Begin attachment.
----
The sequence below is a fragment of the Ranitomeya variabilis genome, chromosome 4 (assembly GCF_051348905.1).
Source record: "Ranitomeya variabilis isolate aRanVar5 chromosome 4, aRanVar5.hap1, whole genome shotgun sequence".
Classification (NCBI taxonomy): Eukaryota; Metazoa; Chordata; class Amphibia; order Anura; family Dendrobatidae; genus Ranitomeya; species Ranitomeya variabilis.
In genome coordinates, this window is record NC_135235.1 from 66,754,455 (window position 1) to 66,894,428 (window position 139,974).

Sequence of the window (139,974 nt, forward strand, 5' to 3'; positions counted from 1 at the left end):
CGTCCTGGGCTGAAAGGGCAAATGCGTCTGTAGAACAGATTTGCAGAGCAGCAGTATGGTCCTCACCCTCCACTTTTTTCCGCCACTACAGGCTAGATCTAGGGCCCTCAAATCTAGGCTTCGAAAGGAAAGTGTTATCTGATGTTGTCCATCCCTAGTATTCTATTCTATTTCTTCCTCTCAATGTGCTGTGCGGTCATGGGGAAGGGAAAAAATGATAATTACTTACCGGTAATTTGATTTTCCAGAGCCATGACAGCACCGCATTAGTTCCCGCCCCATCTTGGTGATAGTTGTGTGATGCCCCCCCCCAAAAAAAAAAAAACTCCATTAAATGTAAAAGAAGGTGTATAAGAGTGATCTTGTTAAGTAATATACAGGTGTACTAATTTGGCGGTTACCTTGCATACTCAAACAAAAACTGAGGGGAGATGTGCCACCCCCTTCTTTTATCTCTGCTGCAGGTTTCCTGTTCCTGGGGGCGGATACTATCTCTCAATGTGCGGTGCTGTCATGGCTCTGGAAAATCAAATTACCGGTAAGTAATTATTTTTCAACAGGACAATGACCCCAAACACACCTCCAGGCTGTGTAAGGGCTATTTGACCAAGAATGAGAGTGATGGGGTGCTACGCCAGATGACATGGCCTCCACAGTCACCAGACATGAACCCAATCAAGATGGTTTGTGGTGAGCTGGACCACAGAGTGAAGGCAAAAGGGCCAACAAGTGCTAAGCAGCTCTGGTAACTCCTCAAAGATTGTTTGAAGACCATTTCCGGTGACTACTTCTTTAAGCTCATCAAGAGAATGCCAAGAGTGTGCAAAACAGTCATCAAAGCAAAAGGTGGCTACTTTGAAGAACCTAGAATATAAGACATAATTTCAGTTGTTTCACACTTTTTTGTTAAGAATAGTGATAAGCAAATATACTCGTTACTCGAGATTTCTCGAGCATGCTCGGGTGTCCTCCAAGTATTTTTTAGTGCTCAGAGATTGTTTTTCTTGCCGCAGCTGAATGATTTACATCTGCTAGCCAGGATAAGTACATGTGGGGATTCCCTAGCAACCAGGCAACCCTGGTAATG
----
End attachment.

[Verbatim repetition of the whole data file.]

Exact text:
The sequence below is a fragment of the Ranitomeya variabilis genome, chromosome 4 (assembly GCF_051348905.1).
Source record: "Ranitomeya variabilis isolate aRanVar5 chromosome 4, aRanVar5.hap1, whole genome shotgun sequence".
Classification (NCBI taxonomy): Eukaryota; Metazoa; Chordata; class Amphibia; order Anura; family Dendrobatidae; genus Ranitomeya; species Ranitomeya variabilis.
In genome coordinates, this window is record NC_135235.1 from 66,754,455 (window position 1) to 66,894,428 (window position 139,974).

Sequence of the window (139,974 nt, forward strand, 5' to 3'; positions counted from 1 at the left end):
CGTCCTGGGCTGAAAGGGCAAATGCGTCTGTAGAACAGATTTGCAGAGCAGCAGTATGGTCCTCACCCTCCACTTTTTTCCGCCACTACAGGCTAGATCTAGGGCCCTCAAATCTAGGCTTCGAAAGGAAAGTGTTATCTGATGTTGTCCATCCCTAGTATTCTATTCTATTTCTTCCTCTCAATGTGCTGTGCGGTCATGGGGAAGGGAAAAAATGATAATTACTTACCGGTAATTTGATTTTCCAGAGCCATGACAGCACCGCATTAGTTCCCGCCCCATCTTGGTGATAGTTGTGTGATGCCCCCCCCCAAAAAAAAAAAAACTCCATTAAATGTAAAAGAAGGTGTATAAGAGTGATCTTGTTAAGTAATATACAGGTGTACTAATTTGGCGGTTACCTTGCATACTCAAACAAAAACTGAGGGGAGATGTGCCACCCCCTTCTTTTATCTCTGCTGCAGGTTTCCTGTTCCTGGGGGCGGATACTATCTCTCAATGTGCGGTGCTGTCATGGCTCTGGAAAATCAAATTACCGGTAAGTAATTATTTTTCAACAGGACAATGACCCCAAACACACCTCCAGGCTGTGTAAGGGCTATTTGACCAAGAATGAGAGTGATGGGGTGCTACGCCAGATGACATGGCCTCCACAGTCACCAGACATGAACCCAATCAAGATGGTTTGTGGTGAGCTGGACCACAGAGTGAAGGCAAAAGGGCCAACAAGTGCTAAGCAGCTCTGGTAACTCCTCAAAGATTGTTTGAAGACCATTTCCGGTGACTACTTCTTTAAGCTCATCAAGAGAATGCCAAGAGTGTGCAAAACAGTCATCAAAGCAAAAGGTGGCTACTTTGAAGAACCTAGAATATAAGACATAATTTCAGTTGTTTCACACTTTTTTGTTAAGAATAGTGATAAGCAAATATACTCGTTACTCGAGATTTCTCGAGCATGCTCGGGTGTCCTCCAAGTATTTTTTAGTGCTCAGAGATTGTTTTTCTTGCCGCAGCTGAATGATTTACATCTGCTAGCCAGGATAAGTACATGTGGGGATTCCCTAGCAACCAGGCAACCCTGGTAATG